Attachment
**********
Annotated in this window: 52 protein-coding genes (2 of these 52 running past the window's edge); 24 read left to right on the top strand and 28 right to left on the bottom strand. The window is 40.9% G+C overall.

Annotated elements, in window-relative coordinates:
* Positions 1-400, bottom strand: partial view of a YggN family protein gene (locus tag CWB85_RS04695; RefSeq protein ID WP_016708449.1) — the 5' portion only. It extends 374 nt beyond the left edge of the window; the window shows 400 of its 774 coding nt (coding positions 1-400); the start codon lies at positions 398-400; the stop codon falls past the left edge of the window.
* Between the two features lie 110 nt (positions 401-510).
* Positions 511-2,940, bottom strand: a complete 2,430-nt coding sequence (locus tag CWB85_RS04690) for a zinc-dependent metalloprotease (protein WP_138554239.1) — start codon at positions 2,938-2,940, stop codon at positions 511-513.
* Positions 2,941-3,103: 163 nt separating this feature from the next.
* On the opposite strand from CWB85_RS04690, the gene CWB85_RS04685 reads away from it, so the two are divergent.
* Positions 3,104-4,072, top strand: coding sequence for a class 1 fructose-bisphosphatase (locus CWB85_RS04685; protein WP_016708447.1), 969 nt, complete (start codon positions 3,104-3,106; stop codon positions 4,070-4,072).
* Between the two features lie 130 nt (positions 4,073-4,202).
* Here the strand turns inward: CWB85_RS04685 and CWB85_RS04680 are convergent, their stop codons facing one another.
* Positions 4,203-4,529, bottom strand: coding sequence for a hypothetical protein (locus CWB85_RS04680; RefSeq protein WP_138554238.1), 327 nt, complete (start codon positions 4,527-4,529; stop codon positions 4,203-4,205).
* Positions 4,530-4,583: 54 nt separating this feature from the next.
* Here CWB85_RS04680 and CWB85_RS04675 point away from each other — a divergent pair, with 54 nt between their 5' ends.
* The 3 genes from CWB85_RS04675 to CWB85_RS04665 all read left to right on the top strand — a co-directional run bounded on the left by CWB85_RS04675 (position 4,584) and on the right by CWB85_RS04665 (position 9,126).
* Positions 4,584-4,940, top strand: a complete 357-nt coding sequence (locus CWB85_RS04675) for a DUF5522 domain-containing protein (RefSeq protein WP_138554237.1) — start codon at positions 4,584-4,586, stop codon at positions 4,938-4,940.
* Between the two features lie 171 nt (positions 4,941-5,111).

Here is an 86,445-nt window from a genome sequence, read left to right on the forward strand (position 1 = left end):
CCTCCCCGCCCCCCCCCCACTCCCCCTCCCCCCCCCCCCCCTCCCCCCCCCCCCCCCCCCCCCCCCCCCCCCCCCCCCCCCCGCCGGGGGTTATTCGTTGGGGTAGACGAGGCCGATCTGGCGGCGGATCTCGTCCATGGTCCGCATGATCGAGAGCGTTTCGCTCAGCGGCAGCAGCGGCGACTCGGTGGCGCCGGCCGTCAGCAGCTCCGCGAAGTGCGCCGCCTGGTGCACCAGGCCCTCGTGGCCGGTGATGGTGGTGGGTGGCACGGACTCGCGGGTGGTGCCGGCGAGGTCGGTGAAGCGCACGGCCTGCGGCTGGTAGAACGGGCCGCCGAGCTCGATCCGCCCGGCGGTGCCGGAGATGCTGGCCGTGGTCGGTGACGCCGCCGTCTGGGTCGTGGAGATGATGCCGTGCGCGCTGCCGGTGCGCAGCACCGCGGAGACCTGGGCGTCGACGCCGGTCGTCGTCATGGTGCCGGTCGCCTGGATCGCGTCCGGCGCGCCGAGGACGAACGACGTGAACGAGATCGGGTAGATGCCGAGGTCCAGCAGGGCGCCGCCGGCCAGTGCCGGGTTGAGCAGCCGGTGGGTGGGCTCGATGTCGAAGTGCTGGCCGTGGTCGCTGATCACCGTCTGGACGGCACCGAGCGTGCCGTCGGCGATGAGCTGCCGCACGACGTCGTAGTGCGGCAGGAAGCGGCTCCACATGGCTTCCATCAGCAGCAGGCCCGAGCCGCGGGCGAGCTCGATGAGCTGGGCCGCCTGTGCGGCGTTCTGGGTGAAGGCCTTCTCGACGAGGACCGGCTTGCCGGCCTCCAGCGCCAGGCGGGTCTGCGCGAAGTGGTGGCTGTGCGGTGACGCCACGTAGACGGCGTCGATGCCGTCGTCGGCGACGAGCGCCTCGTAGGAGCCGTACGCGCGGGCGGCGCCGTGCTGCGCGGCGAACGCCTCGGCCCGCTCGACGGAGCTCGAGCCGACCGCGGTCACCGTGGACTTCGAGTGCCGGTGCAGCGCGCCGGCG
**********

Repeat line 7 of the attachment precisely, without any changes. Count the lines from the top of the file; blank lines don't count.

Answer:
* On the opposite strand from CWB85_RS04690, the gene CWB85_RS04685 reads away from it, so the two are divergent.